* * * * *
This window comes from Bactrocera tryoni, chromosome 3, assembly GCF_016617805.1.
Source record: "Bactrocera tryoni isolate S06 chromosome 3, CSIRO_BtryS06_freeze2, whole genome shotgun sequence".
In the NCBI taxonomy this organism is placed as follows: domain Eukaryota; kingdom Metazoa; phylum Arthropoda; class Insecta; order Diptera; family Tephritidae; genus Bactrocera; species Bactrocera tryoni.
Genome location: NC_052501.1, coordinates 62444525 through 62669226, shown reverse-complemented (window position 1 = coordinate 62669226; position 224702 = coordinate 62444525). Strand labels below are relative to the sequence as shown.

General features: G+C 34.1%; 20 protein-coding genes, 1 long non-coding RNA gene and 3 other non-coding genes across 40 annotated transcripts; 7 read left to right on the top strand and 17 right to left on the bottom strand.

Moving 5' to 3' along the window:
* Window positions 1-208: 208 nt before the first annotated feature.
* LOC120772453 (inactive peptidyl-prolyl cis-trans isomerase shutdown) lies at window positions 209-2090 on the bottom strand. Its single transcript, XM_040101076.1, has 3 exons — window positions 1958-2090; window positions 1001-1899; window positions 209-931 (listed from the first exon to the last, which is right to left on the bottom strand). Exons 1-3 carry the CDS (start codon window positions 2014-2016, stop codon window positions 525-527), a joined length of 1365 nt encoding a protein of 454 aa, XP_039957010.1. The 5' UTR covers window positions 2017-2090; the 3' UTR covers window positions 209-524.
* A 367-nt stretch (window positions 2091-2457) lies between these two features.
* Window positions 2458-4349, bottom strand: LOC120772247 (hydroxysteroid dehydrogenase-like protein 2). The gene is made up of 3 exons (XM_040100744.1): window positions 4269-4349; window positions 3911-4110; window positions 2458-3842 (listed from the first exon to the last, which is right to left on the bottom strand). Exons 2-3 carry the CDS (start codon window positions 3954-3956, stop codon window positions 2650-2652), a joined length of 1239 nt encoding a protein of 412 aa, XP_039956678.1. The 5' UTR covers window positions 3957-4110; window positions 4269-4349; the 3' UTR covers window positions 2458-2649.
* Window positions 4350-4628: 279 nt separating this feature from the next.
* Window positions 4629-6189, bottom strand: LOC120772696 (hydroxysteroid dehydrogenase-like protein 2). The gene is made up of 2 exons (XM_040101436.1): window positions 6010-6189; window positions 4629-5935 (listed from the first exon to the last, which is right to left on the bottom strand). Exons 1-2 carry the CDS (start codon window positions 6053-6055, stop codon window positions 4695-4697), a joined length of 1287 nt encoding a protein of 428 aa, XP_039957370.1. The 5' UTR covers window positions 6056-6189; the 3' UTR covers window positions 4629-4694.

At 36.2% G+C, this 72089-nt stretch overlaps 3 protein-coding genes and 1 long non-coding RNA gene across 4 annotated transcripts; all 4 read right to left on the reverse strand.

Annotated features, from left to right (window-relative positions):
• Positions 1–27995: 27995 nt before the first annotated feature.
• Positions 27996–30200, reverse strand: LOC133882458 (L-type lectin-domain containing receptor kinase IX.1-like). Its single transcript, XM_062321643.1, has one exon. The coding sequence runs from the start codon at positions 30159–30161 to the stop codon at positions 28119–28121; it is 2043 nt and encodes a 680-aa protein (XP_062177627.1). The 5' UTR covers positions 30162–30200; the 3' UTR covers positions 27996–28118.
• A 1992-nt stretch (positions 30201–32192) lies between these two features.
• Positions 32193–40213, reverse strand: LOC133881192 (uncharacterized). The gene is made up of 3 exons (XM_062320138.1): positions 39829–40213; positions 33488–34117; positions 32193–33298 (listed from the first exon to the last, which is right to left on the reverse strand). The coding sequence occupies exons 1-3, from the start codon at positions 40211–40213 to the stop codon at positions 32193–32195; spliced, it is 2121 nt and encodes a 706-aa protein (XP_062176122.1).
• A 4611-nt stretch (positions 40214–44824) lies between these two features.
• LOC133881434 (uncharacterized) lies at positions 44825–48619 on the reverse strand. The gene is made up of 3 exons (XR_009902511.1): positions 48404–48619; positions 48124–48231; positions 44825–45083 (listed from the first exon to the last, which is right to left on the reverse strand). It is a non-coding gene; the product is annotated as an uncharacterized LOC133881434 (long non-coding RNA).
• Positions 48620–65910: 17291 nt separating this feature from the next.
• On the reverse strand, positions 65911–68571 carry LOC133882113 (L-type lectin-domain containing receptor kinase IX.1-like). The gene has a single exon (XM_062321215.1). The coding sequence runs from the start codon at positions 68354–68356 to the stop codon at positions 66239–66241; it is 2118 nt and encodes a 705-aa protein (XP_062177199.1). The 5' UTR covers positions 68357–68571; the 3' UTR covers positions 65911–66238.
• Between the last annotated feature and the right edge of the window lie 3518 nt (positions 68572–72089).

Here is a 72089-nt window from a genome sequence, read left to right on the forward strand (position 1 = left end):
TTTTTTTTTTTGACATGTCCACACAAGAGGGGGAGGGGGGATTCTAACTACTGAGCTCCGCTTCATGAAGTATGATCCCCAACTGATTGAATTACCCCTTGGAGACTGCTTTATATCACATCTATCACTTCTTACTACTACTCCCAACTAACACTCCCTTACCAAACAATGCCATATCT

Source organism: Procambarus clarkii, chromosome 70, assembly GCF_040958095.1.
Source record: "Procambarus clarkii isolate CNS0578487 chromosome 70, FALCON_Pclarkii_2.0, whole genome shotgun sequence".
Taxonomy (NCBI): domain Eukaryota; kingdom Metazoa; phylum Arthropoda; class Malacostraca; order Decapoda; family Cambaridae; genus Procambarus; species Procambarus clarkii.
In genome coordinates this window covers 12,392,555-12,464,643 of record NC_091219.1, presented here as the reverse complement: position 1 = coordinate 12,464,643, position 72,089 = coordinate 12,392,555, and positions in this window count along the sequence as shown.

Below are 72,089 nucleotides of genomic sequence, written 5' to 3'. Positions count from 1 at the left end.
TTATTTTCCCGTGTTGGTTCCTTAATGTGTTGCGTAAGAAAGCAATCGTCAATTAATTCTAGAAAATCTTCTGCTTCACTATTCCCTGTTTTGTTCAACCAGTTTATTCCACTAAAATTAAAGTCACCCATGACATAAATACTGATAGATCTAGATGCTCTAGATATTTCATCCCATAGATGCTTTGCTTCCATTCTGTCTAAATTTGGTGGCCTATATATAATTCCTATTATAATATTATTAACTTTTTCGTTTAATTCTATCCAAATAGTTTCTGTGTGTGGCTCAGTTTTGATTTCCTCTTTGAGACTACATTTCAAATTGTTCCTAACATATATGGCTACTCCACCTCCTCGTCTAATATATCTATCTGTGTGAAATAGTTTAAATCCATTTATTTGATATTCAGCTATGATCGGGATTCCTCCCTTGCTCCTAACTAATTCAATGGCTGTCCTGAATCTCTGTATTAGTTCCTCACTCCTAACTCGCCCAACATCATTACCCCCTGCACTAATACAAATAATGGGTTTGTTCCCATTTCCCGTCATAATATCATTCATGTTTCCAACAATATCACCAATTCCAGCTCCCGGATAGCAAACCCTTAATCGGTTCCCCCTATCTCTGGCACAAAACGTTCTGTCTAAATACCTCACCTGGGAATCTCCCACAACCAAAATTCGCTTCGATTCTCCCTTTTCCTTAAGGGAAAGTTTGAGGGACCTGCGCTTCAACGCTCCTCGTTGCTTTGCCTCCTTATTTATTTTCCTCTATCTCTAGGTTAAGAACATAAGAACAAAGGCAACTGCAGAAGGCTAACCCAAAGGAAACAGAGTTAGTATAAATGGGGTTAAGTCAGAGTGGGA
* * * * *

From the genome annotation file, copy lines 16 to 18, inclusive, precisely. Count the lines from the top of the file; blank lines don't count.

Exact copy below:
• Positions 27996–30200, reverse strand: LOC133882458 (L-type lectin-domain containing receptor kinase IX.1-like). Its single transcript, XM_062321643.1, has one exon. The coding sequence runs from the start codon at positions 30159–30161 to the stop codon at positions 28119–28121; it is 2043 nt and encodes a 680-aa protein (XP_062177627.1). The 5' UTR covers positions 30162–30200; the 3' UTR covers positions 27996–28118.
• A 1992-nt stretch (positions 30201–32192) lies between these two features.
• Positions 32193–40213, reverse strand: LOC133881192 (uncharacterized). The gene is made up of 3 exons (XM_062320138.1): positions 39829–40213; positions 33488–34117; positions 32193–33298 (listed from the first exon to the last, which is right to left on the reverse strand). The coding sequence occupies exons 1-3, from the start codon at positions 40211–40213 to the stop codon at positions 32193–32195; spliced, it is 2121 nt and encodes a 706-aa protein (XP_062176122.1).